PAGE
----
Department of Mechanical and Aerospace Engineering
PhD Program Policies
Approved by the Department 30 April 2009
Amended version approved by the Department 28 February 2017

These policies govern the operation of the PhD programs in Mechanical and Aerospace Engineering.

A. PhD Comprehensive Exam

The purpose of the comprehensive examination is to determine if the candidate has a sufficiently
strong background in their research field and in related areas of fundamental engineering
principles to conduct PhD level work. The comprehensive will
focus primarily on the student’s research field and related areas of knowledge. Questions in the
comprehensive exam should test fundamental principles and knowledge in the undergraduate fields
related to the candidate’s field of research, and can also include knowledge gained from relevant
graduate courses and from the candidate’s early preparation for their thesis work. In keeping with
the idea of a “comprehensive” exam, it should be fairly broadly based, and not concentrate
exclusively on knowledge directly related to the thesis topic.

The following regulations govern the comprehensive:

1. The comprehensive examination is an oral examination that is normally the first part of a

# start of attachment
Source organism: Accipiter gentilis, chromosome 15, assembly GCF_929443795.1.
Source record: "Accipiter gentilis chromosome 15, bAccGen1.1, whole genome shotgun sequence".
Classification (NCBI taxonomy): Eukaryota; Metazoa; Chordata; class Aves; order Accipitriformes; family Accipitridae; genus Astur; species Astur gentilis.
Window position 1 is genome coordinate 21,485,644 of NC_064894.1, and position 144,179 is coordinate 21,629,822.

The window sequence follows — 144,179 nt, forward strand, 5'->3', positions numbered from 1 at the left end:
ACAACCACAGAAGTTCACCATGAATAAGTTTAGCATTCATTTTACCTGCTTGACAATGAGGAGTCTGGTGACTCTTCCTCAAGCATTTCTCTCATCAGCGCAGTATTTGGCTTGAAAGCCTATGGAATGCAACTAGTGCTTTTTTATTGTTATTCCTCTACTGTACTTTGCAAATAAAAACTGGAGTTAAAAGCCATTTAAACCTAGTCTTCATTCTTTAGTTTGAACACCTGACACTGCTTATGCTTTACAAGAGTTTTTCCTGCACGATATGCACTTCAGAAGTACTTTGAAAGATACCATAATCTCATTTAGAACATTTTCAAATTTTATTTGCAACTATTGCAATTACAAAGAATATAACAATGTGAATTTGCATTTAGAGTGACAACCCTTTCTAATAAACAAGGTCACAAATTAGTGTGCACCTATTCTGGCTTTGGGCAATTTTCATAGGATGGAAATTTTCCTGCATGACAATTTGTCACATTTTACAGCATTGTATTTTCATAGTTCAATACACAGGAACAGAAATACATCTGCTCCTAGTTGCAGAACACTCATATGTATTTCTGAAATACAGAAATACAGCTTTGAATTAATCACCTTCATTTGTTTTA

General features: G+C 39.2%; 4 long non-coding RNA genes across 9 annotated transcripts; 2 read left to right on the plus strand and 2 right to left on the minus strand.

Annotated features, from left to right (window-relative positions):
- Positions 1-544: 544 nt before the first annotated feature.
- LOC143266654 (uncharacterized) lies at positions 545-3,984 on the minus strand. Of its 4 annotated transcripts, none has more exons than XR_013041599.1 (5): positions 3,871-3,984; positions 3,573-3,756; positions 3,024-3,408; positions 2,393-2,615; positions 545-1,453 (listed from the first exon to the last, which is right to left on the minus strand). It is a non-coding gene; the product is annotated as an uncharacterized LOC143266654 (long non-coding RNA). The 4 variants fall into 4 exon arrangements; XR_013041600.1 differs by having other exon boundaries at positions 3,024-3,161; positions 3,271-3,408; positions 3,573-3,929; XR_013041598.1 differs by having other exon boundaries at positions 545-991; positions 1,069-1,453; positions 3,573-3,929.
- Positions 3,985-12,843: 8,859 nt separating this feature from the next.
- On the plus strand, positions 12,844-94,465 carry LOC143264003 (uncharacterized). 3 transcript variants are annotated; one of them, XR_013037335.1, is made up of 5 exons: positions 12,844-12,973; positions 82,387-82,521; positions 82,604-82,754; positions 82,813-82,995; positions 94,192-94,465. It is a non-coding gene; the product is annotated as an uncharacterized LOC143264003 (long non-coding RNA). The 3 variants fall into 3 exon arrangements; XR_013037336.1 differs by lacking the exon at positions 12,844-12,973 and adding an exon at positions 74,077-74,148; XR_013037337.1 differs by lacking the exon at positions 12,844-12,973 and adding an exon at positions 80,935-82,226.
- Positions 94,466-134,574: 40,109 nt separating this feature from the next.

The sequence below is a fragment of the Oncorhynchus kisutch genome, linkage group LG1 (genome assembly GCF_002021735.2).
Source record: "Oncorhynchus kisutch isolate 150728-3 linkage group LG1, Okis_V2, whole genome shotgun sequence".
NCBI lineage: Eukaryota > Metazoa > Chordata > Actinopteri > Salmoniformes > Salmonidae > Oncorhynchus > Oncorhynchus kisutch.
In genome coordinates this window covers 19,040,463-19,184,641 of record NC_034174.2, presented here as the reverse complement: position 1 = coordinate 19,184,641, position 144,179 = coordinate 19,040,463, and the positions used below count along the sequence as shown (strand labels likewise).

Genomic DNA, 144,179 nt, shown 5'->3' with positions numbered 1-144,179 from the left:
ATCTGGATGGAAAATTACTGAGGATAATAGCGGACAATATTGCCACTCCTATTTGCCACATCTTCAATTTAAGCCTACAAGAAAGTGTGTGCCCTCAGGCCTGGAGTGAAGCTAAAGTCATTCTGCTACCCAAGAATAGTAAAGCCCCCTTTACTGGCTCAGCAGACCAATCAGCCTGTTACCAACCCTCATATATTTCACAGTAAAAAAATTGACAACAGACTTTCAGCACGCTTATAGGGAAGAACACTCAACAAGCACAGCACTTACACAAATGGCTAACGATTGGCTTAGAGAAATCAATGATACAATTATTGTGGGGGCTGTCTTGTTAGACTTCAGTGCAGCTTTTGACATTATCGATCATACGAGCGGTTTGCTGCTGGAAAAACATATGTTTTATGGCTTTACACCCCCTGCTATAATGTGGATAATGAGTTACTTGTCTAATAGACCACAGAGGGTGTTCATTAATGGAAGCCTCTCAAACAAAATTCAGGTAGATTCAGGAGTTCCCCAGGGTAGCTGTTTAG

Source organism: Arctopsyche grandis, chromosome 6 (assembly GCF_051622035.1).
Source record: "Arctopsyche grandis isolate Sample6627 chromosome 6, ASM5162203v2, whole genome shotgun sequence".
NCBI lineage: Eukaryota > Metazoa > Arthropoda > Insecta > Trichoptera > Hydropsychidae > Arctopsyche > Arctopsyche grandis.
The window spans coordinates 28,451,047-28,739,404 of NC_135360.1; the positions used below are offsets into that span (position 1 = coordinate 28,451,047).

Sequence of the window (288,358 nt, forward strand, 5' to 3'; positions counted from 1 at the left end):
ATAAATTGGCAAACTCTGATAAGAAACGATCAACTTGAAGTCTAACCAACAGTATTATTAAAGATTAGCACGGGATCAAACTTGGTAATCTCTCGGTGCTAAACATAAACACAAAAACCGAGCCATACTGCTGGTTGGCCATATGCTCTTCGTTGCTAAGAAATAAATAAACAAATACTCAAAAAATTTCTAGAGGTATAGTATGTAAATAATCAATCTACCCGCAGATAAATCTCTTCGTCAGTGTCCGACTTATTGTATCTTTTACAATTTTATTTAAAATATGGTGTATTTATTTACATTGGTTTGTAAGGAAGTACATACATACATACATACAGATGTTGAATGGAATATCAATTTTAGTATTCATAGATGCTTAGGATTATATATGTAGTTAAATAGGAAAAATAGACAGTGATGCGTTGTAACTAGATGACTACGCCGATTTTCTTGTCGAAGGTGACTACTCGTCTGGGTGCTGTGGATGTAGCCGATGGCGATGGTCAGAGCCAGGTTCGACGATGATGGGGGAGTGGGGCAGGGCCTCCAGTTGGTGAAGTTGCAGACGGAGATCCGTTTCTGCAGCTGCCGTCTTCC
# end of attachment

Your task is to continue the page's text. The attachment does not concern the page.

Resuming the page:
combined session with the proposal examination (described below). The total duration of this
combined exam is approximately three hours.

2. The advisory committee can return one of three verdicts:
(a) Pass – the student can proceed in their program.
(b) Supplemental Exam – the student generally shows a satisfactory Background for PhD work, but has a weakness in a particular area. In this case the committee may assign a written supplemental exam in that area, and may recommend particular reading or study to strengthen the student’s background in preparation for the supplemental. If the committee is then satisfied with the student’s performance in the supplemental, the mark will be revised to a Pass; otherwise, it becomes a Fail. The supplemental must be completed within two months of the initial attempt at the examination.
(c) Fail – the student shows insufficient knowledge of the field to proceed with the PhD program.

3. If the comprehensive examination is failed, it may be repeated once only. Failure of the second
attempt at the comprehensive will result in withdrawal from the program.

4. The syllabus for the comprehensive examination is set by the student’s advisory committee
and is conveyed to the student in writing. This syllabus should include a list of topics
and directions as to which courses or textbooks should be reviewed in preparation for the exam.

B. PhD Proposal Exam

The purpose of the thesis proposal is to determine whether the candidate has acquired sufficient
knowledge of the intended thesis topic area to formulate and carry out a viable PhD research plan.
The following regulations govern the PhD proposal:

1. The candidate shall prepare a written research proposal of not more than 50 pages in length